After the Sept. 11, 2001, terrorist attacks, federal agents searching for terrorists in the United States arrested hundreds of foreign nationals — mostly Arab and Muslim men.
In New York City, an Egyptian cabdriver with an expired visa was arrested carrying pictures of the World Trade Center. He was held for five months and then released.
In Louisville, 40 Mauritanians were detained because one of them was rumored to be taking flying lessons. Four were charged with overstaying their visas and held in jail for more than a month.
Most of the detainees were jailed for months in federal detention centers on immigration violations but were never charged with crimes. Immigration violators are not automatically granted legal counsel, so many detainees had trouble retaining lawyers. Secret hearings determined their fate, and because the government refused to disclose their whereabouts, frantic relatives struggled to find them.
The government also detained terrorism suspects on minor criminal violations. Two Somali men were stopped in Texas for carrying a fake ID and a pocketknife one-quarter inch longer than legal. They were released the next day.
The Department of Justice (DoJ) claimed the detentions were vital to national security. “Taking suspected terrorists in violation of the law off the streets and keeping them locked up is our clear strategy to prevent terrorism within our borders,” Attorney General John Ashcroft said six weeks after 9/11.
But a report on the detention of 762 illegal aliens by the DoJ's inspector general in the 11 months following Sept. 11 sharply criticized Justice Department tactics.
The report found “significant problems in the way the detainees were handled.” Some were beaten while incarcerated. In other instances, the government violated immigration policy by failing to promptly tell the detainees why they were being held.
“People were denied access to lawyers; they were beaten up in jail and held in abusively harsh conditions when they weren't ever even charged with a crime,” says Kate Martin, director of the Center for National Security Studies.
In fact, none of the detainees were ever charged with crimes related to Sept. 11, writes Georgetown University law Professor David Cole in a new book about civil liberties and terrorism, and only two or three proved to have any terrorism ties, such as donating money to organizations with links to terrorists.
According to the inspector general, the government cast too wide a net. “The FBI should have taken more care to distinguish between aliens whom it actually suspected of having a connection to terrorism from those aliens who, while possibly guilty of violating federal immigration law, had no connection to terrorism but simply were encountered in connection with an investigative lead,” the report said.
The report also criticized the government's “hold until clear” policy, which kept immigrants behind bars longer than necessary because overworked FBI agents often took months to clear detainees of any terrorism ties.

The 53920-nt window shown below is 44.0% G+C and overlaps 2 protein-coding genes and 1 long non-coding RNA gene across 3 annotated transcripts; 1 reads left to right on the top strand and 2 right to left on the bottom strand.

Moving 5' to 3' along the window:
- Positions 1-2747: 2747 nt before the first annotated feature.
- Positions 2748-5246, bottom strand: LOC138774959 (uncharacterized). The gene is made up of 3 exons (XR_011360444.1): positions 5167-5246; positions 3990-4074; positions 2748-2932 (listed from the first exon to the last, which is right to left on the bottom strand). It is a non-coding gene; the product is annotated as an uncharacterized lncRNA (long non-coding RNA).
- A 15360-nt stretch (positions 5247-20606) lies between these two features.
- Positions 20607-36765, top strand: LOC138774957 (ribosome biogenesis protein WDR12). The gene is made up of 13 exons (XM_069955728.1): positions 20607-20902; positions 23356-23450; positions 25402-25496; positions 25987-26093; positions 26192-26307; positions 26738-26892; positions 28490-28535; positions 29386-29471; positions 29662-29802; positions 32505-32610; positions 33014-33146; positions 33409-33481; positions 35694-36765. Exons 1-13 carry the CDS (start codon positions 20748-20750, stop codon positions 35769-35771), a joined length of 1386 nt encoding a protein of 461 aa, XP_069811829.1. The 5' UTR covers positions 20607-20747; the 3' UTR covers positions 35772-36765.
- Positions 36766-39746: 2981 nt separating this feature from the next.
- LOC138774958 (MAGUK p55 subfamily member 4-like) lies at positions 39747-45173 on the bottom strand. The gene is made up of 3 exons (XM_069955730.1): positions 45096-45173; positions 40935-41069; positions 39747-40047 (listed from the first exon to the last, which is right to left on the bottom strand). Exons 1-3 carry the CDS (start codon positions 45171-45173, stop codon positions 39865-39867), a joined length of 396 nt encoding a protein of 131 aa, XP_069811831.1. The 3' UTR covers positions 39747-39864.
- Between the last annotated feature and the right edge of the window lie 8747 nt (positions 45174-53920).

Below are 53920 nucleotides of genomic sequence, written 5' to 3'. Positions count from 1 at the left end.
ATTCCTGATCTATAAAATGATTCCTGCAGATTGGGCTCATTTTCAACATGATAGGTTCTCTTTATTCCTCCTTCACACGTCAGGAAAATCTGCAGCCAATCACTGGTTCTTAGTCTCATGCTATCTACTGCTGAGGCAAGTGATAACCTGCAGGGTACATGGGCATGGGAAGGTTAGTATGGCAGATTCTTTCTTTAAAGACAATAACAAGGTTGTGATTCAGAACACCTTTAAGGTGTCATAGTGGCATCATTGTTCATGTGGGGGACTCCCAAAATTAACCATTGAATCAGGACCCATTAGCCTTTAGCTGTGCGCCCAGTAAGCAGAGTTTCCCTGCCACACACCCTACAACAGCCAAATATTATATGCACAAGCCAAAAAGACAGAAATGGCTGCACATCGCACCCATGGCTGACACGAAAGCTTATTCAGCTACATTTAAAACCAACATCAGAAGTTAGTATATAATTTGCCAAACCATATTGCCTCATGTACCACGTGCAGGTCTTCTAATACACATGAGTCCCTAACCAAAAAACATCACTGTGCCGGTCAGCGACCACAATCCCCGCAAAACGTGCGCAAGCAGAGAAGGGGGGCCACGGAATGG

“The government's use of immigration laws as a pretext for holding people indefinitely turned out to be a terrible policy for civil liberties,” says Timothy Edgar, legislative counsel for the American Civil Liberties Union (ACLU). “Immigration law is not the detention of aliens statute; it's the statute that allows the government to remove people from the country.” Normally, immigration detainees are held for a day or two, not months, Edgar adds.
The inspector general's report outlined 21 recommendations for improving immigration detentions, including streamlining the FBI clearance process, clarifying the rights of detainees and improving jail conditions.
The Justice Department said it was implementing some of the recommendations. But Barbara Comstock, a DoJ spokeswoman, said, “We make no apologies for finding every legal way possible to protect the American public from further terrorist attacks.”
Last month, the inspector general said the Justice Department was addressing many of its concerns but that “significant work remains before the recommendations are fully implemented.”
Some legal experts say the government has a right to detain immigrants suspected of being terrorists. “The inspector general did not find any actual rights violations, nor did he question the legal authority of the government to detain people. He just questioned the way the detentions were carried out,” says Heather Mac Donald, a fellow at the conservative Manhattan Institute, a think tank.
Mac Donald also says that national-security issues trump concerns over civil rights: “The government was doing what was perfectly appropriate to protect the security of the country, which is its paramount duty, and without which, nothing else matters.”
A leading architect of the administration's anti-terrorism policies, however, now acknowledges the government overstepped its bounds. “The [inspector general's] report was a very dramatic wake-up call,” says Viet Dinh, the author of the USA Patriot Act who served as assistant attorney general under Ashcroft for two years until returning to Georgetown University Law Center in Washington as a professor in summer 2003. “The Department of Justice rightly said, 'We regret the mistakes, and we are taking steps to rectify them.' ”
— Benton Ives-Halperin